• Gosh, Amanda, I’m so, so sorry!

    But your chair is right–how could you have woked any harder or faster or smarter!? Delaying till December is the only sane option. (And I should know a thing or two about sanity!)

    Now about that eye . . . .

    Hugs,
    Kathy

  • I’m so sorry, Amanda. You’ve worked so hard on this and really should be proud of all the work you’ve done. I’m glad that your committee is supportive of your decision and that you have such an awesome husband to talk with about it. December will be good–you’ll get some rest and will really be able to enjoy your ceremony and there will be no doubt or anxiety about finishing on time. You have done so well, Amanda! I’m so proud of you!

  • Tim says:

    It is not right that a bit of careless advisement has forced this delay on you, and I’m sorry. I know the dread of finding out you might not graduate when you’re supposed to, but I was lucky enough to have a loophole available to me that pulled me through by the skin of my teeth, so I won’t even pretend to know how much this news hurt.

    Just know that, as your chair said, the work you have done and the pace at which you have done it is something to be proud of. I know I’m proud of you, and I’m absolutely awestruck by the amount you’ve managed to produce in the time allotted to you.

    • Robert says:

      I’m right there with you, Tim. As an unofficial reader, I’m humbled by the voracious speed Amanda has produced pages and the quality of the arguments she is marshaling. It’s good. Goooood.

  • Lacy says:

    Regardless of when you graduate, you should be so proud of what you have achieved! Right now my chair and I are planning for an August 2012 graduation, and I can’t even fathom how I’m going to get it all done in a year, much less six months like you’ve done!

    And I think that you should still keep your early deadline, August 5th or close to it. Don’t kill yourself doing it, of course, but you’ve got so much momentum going you should just go ahead and get it done. Even if you don’t walk in August, you will still know that you are done and can move on to better things. šŸ™‚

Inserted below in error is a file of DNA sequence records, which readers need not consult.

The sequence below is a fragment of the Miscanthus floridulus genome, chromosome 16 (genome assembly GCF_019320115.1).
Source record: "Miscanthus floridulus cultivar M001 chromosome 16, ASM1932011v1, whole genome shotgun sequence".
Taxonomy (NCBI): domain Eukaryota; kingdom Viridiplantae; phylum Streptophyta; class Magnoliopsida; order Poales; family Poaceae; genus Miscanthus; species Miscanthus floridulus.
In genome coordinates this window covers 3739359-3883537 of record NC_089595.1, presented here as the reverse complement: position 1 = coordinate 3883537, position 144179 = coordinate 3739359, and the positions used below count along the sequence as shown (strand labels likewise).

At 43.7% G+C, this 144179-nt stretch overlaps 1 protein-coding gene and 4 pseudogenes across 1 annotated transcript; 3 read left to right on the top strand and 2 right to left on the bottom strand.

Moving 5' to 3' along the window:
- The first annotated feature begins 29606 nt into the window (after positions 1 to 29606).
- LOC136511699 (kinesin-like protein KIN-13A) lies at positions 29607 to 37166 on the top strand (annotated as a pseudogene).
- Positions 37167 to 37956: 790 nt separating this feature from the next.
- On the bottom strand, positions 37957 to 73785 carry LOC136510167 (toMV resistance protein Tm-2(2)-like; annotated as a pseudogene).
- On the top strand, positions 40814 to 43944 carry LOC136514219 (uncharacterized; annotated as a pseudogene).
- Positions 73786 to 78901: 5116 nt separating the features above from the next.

• Tori Nelson says:

    Oh, lady. I know you are feeling disappointed, but there is no shame in taking some time. I love Kathy’s comment because it is the RIGHTEST, you couldn’t have worked any harder, faster, smarter. You’ve done the very best any person can do and the difference between August and December is smaller than it feels to you right now!

  • petthedog says:

    I know we talked about all this in person, but I want to say this again: This new date is not the result of any failure on your part. I was there when you talked to the Grad School in Feb and can attest to the fact that you were told August 5. The admin people in that Grad School need some serious retraining.

    Also, I’ve read most of your dissertation and see no reason why you would need more time to make it “better.” It’s so good already! I think that’s just something people say to give you a reason to wait. You have a stellar diss regardless of when you defend. The extra time is for your committee and for the Grad School to figure out what on earth they are doing.

    All that to say, though, I’m glad you have some breathing room for your own sanity. Yesterday was so fun, and I’m so glad we can take some time to hang out now and not talk about dissertations! Yay for time!

  • Amanda, I’m missing you and your wonderful words, my dear! Hoping you’re okay!
    Hugs,
    Kathy

  • Tawnysha Greene says:

    Hope everything is okay! We are all thinking of you!

  • Kristen M says:

    I’m late to the party, but I’m curious if the person who screwed up your graduation deadline is the same person who had me crying about three or four separate times in my last two semesters from her inability not just to volunteer important information without it being asked for but also to answer direct questions submitted in written form. Just getting the stupid and redundant paperwork filled out was easily the most frustrating and stressful part of my graduate school experience.

    Congrats on the pregnancy!!